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Serbian Nuns With Guns Put Most of Their Faith in a Higher Power


DEVIC, Yugoslavia — In the heart of guerrilla territory, beneath circling NATO bombers, nine Serbian nuns are holding out against the war with little more than their faith--and a few guns--to protect them.

All but two of the sisters are too old to fire a weapon with much certainty, and only a couple of soldiers are posted a mile up the dirt road to help protect them from rebels, so the nuns are uneasy.

"The older ones cannot bear arms," Sister Anastasia, the mother superior, said through a translator Wednesday while noise from a NATO jet rasped high overhead.

"Our weapon is our prayer and our strong will to survive, and to stay where we are while being ready to die," she said. "People do not understand this. Those with weapons are the ones who flee when there is danger. Even if we fought, what could nine women do against thousands of them?"

The 14th century Devic monastery is surrounded by the forests of central Kosovo's Drenica Valley, about 30 miles west of Pristina, the provincial capital.

The Kosovo Liberation Army's all-out war for independence from Yugoslavia began in the Drenica region in February 1998, and no area of Kosovo has suffered more than that surrounding the serene Devic monastery. Yet few outside observers have reached the region since NATO began its air campaign.

Yugoslav security forces tried to crush the separatist rebels by driving Kosovo Albanians from their homes and burning their villages, a tactic that only stirred up more anger and delivered eager recruits to the KLA.

When the North Atlantic Treaty Organization added the air war on top of Kosovo's civil war in an attempt to force peace, the Yugoslav offensive swept through almost every village and city in Kosovo.

The onslaught against the rebels of the KLA also made refugees out of several hundred thousand Kosovo Albanians, many of them from villages under guerrilla influence.

Refugees from the Drenica region have made some of the most horrific allegations of atrocities, such as the claim that Yugoslav forces killed 127 ethnic Albanians in the village of Izbica in March.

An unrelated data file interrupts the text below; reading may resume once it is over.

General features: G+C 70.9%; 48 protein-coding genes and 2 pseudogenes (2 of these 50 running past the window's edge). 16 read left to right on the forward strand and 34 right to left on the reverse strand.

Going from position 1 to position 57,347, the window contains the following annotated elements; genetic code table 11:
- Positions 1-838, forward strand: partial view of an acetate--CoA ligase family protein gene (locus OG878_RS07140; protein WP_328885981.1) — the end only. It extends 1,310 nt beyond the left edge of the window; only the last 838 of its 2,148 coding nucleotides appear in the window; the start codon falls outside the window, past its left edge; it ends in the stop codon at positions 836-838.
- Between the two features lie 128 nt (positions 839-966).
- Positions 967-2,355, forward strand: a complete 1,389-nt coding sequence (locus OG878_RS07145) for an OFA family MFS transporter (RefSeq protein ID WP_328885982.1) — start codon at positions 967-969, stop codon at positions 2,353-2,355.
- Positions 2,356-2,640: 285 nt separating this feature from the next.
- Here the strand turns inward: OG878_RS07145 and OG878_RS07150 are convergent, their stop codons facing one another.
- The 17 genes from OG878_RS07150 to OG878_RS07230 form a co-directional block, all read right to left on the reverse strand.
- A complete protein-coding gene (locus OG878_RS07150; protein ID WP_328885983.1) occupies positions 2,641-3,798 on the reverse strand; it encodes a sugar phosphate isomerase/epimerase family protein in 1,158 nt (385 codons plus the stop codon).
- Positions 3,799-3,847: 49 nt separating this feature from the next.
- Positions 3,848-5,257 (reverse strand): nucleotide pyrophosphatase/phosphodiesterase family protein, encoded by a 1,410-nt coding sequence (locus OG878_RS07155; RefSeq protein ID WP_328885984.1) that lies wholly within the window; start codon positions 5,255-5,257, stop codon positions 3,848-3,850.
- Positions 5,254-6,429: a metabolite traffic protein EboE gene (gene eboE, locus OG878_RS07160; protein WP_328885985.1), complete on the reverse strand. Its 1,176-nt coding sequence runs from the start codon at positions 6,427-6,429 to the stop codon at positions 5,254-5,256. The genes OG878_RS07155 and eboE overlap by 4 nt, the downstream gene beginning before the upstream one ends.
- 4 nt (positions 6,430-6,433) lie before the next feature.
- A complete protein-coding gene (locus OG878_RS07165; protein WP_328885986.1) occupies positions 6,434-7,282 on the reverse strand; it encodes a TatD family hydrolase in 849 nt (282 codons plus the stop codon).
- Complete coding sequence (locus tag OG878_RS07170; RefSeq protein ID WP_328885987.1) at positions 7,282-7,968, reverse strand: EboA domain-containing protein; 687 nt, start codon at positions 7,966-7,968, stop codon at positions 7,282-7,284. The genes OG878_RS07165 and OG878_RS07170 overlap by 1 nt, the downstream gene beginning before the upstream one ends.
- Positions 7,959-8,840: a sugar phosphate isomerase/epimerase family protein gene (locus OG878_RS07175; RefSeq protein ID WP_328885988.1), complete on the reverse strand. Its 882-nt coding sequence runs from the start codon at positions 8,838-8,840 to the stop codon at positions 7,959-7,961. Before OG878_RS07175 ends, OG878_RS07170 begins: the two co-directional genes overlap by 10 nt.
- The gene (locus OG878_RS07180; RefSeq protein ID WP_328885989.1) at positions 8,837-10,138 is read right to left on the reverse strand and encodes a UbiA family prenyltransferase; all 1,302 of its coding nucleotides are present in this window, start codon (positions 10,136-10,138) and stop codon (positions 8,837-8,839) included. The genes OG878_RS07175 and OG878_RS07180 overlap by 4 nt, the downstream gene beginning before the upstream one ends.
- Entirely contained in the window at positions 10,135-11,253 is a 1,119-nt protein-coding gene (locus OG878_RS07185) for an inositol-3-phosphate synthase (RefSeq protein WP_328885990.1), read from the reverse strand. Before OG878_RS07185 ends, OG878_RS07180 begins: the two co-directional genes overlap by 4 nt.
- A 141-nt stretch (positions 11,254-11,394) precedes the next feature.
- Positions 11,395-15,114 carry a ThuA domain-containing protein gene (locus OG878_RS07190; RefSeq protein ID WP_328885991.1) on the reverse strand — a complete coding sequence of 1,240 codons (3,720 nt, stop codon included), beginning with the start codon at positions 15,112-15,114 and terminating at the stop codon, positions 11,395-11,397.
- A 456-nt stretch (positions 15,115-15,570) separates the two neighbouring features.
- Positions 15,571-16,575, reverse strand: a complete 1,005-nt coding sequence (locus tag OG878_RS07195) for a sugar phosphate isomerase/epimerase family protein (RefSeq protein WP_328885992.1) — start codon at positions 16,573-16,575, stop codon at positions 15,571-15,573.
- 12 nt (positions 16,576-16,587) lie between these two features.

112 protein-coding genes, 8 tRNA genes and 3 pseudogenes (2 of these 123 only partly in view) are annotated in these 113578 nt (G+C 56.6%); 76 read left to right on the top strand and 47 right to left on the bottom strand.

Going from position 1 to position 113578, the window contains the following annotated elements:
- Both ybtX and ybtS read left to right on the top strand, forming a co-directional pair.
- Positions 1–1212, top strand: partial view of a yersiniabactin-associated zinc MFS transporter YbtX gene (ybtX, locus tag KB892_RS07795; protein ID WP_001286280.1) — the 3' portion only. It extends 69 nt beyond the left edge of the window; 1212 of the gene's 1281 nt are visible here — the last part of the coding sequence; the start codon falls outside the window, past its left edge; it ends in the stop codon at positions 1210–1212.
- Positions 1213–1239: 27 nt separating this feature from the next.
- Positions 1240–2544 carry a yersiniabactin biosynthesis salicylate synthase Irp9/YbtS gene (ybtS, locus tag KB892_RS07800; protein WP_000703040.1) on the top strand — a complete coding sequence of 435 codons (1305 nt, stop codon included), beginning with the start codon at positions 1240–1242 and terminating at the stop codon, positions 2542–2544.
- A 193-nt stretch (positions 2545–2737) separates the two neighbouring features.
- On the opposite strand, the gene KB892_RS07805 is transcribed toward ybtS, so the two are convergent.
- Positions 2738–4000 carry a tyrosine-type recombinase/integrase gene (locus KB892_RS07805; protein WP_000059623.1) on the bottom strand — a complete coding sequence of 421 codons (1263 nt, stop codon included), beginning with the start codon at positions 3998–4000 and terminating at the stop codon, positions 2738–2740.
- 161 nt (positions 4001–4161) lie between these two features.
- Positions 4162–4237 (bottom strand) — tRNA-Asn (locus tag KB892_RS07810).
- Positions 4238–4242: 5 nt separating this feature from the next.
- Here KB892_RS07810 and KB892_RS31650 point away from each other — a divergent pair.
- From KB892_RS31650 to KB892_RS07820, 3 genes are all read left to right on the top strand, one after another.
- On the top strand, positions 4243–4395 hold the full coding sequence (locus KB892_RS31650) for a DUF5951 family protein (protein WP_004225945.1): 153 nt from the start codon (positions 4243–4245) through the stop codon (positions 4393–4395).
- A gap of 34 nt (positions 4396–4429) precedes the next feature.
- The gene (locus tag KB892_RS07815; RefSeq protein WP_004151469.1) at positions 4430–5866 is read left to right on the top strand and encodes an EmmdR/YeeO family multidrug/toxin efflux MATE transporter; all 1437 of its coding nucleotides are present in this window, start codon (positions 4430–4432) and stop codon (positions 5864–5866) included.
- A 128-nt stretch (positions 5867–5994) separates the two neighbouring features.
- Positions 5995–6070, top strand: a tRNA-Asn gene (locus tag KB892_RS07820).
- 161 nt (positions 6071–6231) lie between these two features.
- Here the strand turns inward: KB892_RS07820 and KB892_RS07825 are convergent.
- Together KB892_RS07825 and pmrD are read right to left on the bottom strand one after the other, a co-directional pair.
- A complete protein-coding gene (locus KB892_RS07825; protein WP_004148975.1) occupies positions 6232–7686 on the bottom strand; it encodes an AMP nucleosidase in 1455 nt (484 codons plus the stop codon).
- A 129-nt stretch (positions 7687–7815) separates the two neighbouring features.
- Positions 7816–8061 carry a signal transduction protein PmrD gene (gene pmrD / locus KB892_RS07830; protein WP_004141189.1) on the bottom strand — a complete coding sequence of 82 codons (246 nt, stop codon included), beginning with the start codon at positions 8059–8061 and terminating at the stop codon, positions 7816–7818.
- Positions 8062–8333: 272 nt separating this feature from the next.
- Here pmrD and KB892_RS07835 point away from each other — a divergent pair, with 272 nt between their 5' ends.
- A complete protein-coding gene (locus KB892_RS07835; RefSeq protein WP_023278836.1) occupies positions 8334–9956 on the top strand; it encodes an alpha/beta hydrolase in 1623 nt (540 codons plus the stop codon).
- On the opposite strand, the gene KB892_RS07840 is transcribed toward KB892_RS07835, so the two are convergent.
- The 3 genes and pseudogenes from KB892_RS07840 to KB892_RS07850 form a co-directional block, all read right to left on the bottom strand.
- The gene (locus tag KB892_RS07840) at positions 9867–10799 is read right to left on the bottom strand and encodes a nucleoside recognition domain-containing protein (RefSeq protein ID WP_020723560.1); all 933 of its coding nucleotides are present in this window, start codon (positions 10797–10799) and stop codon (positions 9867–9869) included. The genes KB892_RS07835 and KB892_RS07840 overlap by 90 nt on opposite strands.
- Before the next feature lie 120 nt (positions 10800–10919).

Yugoslav security forces insist that they kill only guerrilla fighters, but foreign investigators are gathering evidence of alleged war crimes from refugees who fled Kosovo, a southern province of Serbia, the dominant Yugoslav republic.

Although some ethnic Albanians still manage to live in Drenica, it's a ghostly place where many homes were burned months ago and arsonists destroyed many more in recent weeks.

Drenica is a valley out of the 23rd Psalm, living in the shadow of death, where peace will face its worst enemies when it finally comes. It is difficult--though not impossible--to imagine how Kosovo's Serbs and ethnic Albanians could get along here now.

Exactly how "is a hard question," Sister Anastasia said, and then paused to think how she might answer it. "If there is a possibility for common life, it can be achieved only if things are worked out between us."

Outside mediators haven't helped during Kosovo's long history and have made matters worse many times before because "there is no impartial side," the sister said.

She blames the ethnic Albanians for their own horrors because, in her eyes, they sided with NATO against the Serbs. She is convinced that together they have formed an enemy alliance fighting to break Kosovo away from Serbia.

"I do not believe that NATO is interested in the good of Albanians," Sister Anastasia said. "There are so many good Albanian people who have been victims of this tragedy.

"But they provoked it. They wanted their own state. Their fault is that they allowed themselves to be weapons in the hands of others."

Like most Serbs, Sister Anastasia does not believe charges by the ethnic Albanians and NATO that the police, army and paramilitary forces have committed widespread atrocities in Kosovo.

Yet she acknowledges, if only obliquely, that some have sinned in Kosovo, whether Serbs or Albanians.

"Sometimes in war it's hard to control everyone, especially those who have lost fathers, brothers and sons," Sister Anastasia said.

The monastery was not spared during World War II, when ethnic Albanians allied with Nazi Germany destroyed it, the nun said.

It was rebuilt in 1947, but Sister Anastasia believes that the KLA is determined to destroy it again. Guerrillas fired on the monastery last year in May, June and October, she said, and attacked the nuns' nearby agricultural center in December.

A rocket-propelled grenade blasted a hole in the tile roof, and shrapnel chipped pieces out of the marble crosses in the cemetery.

The civil war prevented the nuns from farming about 1,200 acres of wheat last summer, and with NATO warplanes bombing in the area almost every day, much of the land may be left to the weeds again.

The nuns would have been safer if they had abandoned the monastery long ago, but they see themselves as spiritual defenders of Serbian claims to a cultural heartland that ethnic Albanians claim just as strongly as their own.

"They would like to destroy the monastery and take the fertile land that it possesses," said Father Radivoj Panic, the monastery's spiritual leader, who does not live in the area.

"But most of all, they would like to destroy its history," Sister Anastasia said.

All of Watson's dispatches are at

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